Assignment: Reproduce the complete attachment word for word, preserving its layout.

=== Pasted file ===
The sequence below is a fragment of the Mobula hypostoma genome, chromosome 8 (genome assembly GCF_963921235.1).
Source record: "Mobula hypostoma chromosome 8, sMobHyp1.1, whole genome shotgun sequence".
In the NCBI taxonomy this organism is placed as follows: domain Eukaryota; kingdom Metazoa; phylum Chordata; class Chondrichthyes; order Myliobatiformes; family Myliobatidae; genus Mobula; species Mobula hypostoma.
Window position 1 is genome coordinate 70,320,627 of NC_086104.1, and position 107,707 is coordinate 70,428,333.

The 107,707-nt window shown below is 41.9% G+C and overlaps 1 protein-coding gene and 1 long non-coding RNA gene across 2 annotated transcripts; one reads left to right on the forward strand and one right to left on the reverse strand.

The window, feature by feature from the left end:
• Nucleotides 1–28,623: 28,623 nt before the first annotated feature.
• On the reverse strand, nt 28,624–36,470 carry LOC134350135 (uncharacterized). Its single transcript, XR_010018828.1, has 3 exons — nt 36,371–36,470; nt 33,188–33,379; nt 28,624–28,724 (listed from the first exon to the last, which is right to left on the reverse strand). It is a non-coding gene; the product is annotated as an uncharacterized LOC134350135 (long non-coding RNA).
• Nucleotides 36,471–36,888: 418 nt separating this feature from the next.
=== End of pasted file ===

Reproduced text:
The sequence below is a fragment of the Mobula hypostoma genome, chromosome 8 (genome assembly GCF_963921235.1).
Source record: "Mobula hypostoma chromosome 8, sMobHyp1.1, whole genome shotgun sequence".
In the NCBI taxonomy this organism is placed as follows: domain Eukaryota; kingdom Metazoa; phylum Chordata; class Chondrichthyes; order Myliobatiformes; family Myliobatidae; genus Mobula; species Mobula hypostoma.
Window position 1 is genome coordinate 70,320,627 of NC_086104.1, and position 107,707 is coordinate 70,428,333.

The 107,707-nt window shown below is 41.9% G+C and overlaps 1 protein-coding gene and 1 long non-coding RNA gene across 2 annotated transcripts; one reads left to right on the forward strand and one right to left on the reverse strand.

The window, feature by feature from the left end:
• Nucleotides 1–28,623: 28,623 nt before the first annotated feature.
• On the reverse strand, nt 28,624–36,470 carry LOC134350135 (uncharacterized). Its single transcript, XR_010018828.1, has 3 exons — nt 36,371–36,470; nt 33,188–33,379; nt 28,624–28,724 (listed from the first exon to the last, which is right to left on the reverse strand). It is a non-coding gene; the product is annotated as an uncharacterized LOC134350135 (long non-coding RNA).
• Nucleotides 36,471–36,888: 418 nt separating this feature from the next.